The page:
I imagine the environmental fines and regular cleanups have to add up.   I'm pretty well travelled in the US, and the only stations I haven't seen puddles of spilled fuel somewhere are either closed, cardlock-only, or don't have self service.  That's not good for air quality, fire safety or groundwater contamination (and also the three reasons why both the Oregon Department of Environmental Quality and the Oregon State Fire Marshall independently ban the practice in that state).
than self service because they're not having to foot the bill for untrained and unknown people handling hazardous materials in a light industrial/retail facility.  Please do not confuse this with full service, as there's typically a 20-30 cent difference between the two.
I’ve been pumping my gas since I was 8 - I mastered the gas pump early, so Dad didn’t have to go inside. 

I had no idea I was a light industrial facilities technician with 25 years experience! ^_^
 
It's not that it's hard work, it's what to do in case of an accidental release.

I’ve been so happy to see the full-service stations in Japan being converted to self-serve to dispense with an unnecessary visit to the cashier.

BP brands (Arco, Amoco, BP, Aral, am/pm, Wild Bean) usually make you go inside anyway and don't let you pay at the pump.  They want you to go inside and buy a rancid burrito out from under a hot lamp for five times what you'd buy it for from a grocery store's freezer case.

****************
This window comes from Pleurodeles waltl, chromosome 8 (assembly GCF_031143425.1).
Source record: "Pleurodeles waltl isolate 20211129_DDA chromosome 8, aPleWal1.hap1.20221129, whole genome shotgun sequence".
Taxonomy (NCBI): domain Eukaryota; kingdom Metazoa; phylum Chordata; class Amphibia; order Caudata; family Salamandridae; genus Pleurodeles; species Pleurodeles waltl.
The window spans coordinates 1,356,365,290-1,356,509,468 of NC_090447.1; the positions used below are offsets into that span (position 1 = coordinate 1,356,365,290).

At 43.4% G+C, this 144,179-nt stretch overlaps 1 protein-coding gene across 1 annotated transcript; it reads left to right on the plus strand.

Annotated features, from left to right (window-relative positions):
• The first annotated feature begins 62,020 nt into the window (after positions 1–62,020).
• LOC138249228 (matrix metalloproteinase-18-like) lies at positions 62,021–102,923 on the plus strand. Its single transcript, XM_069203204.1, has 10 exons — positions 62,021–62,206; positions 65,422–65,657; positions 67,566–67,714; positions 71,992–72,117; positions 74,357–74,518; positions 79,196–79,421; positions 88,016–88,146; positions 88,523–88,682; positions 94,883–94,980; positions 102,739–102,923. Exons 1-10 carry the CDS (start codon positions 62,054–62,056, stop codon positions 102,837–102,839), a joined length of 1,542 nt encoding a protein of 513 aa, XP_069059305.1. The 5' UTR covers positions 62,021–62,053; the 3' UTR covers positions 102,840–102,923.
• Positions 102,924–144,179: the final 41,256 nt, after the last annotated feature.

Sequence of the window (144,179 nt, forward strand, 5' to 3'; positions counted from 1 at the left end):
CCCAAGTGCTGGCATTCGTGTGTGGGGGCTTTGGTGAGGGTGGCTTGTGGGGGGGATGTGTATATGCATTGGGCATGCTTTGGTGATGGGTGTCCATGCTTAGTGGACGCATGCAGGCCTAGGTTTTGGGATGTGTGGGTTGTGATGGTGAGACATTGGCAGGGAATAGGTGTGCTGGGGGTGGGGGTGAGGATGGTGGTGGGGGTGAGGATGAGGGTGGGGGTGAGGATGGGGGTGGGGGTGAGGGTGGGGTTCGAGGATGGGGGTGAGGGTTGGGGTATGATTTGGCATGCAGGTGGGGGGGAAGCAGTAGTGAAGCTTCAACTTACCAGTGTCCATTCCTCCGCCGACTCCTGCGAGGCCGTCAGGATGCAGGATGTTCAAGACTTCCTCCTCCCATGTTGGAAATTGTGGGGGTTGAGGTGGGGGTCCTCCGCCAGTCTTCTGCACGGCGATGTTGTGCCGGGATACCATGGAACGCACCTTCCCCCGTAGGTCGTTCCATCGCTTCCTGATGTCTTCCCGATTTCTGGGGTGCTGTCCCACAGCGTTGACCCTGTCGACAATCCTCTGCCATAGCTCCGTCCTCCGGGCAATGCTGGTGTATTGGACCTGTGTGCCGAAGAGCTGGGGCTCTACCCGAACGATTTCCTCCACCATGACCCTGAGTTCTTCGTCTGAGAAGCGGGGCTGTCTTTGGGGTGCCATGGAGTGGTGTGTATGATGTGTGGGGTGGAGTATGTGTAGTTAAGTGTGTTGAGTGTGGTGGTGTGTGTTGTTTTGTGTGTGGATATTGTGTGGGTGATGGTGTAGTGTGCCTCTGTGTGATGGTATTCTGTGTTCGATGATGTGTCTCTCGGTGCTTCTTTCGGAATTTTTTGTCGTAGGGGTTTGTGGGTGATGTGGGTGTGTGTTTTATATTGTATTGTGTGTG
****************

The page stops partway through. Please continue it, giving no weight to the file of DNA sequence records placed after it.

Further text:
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Re: Self serve and full serve gas stations

Paul Johnson-3
In reply to this post by Philip Barnes
On Tue, Jun 9, 2015 at 6:55 AM, Philip Barnes <[hidden email]> wrote:
On Tue, 2015-06-09 at 06:07 -0500, Paul Johnson wrote:

> Full service does cost more, because full service typically checks and
> tops off any fluids you're low on, along with checking your tires and
> cleaning your windows as part of the price included; and (sometimes,
> if they're fishing for a bigger tip, since tipping is generally
> expected at full service islands), cleaning up trash and vacuuming
> your car, all at no extra charge.
>
>
I assume they charge for things like oil? A litre of oil is close to the
price of a quarter of a tank of fuel, they surely don't give that away
free?

It's included in the cost.  Full service is usually a loss leader while you go inside and grab some food or drop kids off at the pool.
 
As for trusting them to put the right oil in.....

At least on vehicles built in my lifetime, it's said the right oil either on the filler cap, on a label stuck to the inside of the hood, or both.
 
When I started driving there were still a lot of attendant filling
stations around, I tended to avoid them as I had a car with a small tank
and they never filled it to the level I did for a long journey.